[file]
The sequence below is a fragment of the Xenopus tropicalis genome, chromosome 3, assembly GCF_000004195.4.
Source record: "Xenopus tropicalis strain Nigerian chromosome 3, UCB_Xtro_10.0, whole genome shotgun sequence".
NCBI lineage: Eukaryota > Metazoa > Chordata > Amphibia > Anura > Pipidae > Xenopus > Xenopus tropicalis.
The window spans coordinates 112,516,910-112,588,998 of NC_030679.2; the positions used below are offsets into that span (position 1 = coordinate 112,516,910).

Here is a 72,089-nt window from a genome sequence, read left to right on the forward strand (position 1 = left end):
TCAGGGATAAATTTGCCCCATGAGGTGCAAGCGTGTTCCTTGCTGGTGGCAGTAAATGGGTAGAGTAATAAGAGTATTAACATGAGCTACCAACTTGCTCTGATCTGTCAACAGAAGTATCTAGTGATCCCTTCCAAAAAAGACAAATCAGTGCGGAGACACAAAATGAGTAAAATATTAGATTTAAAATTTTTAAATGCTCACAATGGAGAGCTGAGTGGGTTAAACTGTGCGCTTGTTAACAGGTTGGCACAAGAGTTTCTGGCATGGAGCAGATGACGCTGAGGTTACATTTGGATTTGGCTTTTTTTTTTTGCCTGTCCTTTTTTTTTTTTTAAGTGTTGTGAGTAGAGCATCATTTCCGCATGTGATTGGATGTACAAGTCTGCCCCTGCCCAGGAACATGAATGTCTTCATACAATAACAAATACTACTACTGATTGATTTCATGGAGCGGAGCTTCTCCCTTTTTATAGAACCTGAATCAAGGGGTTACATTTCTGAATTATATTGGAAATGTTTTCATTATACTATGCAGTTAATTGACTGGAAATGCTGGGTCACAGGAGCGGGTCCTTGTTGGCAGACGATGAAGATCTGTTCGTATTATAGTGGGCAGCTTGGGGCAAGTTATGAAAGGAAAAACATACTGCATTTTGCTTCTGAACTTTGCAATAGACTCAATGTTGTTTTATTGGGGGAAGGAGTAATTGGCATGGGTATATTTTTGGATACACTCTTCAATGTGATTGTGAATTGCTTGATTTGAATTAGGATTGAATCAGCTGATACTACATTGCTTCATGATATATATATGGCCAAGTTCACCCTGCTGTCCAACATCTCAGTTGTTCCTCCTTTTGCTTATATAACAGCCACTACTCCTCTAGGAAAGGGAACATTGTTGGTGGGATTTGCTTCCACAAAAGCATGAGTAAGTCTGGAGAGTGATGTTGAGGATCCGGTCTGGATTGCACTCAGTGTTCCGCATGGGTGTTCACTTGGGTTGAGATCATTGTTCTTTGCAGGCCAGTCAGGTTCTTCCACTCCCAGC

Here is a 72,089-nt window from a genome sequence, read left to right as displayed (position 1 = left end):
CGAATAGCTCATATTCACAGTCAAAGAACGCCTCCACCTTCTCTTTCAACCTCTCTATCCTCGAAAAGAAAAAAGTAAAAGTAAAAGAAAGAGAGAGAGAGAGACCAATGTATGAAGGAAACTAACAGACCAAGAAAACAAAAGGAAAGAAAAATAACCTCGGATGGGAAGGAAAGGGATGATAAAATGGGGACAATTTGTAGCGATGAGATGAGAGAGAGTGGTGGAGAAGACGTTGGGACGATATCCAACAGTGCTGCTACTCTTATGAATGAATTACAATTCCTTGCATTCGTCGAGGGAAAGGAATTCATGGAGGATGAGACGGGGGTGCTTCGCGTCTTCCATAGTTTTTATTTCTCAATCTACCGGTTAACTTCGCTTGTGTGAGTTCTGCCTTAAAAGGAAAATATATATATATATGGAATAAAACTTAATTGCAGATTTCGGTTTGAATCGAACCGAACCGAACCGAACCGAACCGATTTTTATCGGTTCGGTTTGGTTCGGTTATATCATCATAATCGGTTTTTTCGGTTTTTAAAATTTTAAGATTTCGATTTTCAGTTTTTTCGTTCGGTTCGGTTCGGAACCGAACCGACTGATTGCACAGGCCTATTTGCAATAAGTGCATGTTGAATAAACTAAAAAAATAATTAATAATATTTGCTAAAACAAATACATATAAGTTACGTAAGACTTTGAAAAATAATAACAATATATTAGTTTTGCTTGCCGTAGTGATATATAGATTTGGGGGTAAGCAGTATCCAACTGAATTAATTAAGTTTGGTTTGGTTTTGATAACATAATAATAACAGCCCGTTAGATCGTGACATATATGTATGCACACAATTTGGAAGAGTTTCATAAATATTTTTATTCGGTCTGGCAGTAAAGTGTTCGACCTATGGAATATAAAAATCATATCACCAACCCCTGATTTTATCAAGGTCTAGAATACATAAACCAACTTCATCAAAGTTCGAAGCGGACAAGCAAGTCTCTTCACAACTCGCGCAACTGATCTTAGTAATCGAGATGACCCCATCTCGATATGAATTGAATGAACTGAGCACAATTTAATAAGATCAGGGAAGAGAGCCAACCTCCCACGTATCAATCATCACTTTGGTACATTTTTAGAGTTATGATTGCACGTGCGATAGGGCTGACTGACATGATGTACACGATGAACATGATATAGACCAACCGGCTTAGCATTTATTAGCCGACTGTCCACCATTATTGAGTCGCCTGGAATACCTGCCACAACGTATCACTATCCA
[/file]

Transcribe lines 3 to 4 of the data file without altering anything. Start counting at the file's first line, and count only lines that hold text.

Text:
NCBI lineage: Eukaryota > Metazoa > Chordata > Amphibia > Anura > Pipidae > Xenopus > Xenopus tropicalis.
The window spans coordinates 112,516,910-112,588,998 of NC_030679.2; the positions used below are offsets into that span (position 1 = coordinate 112,516,910).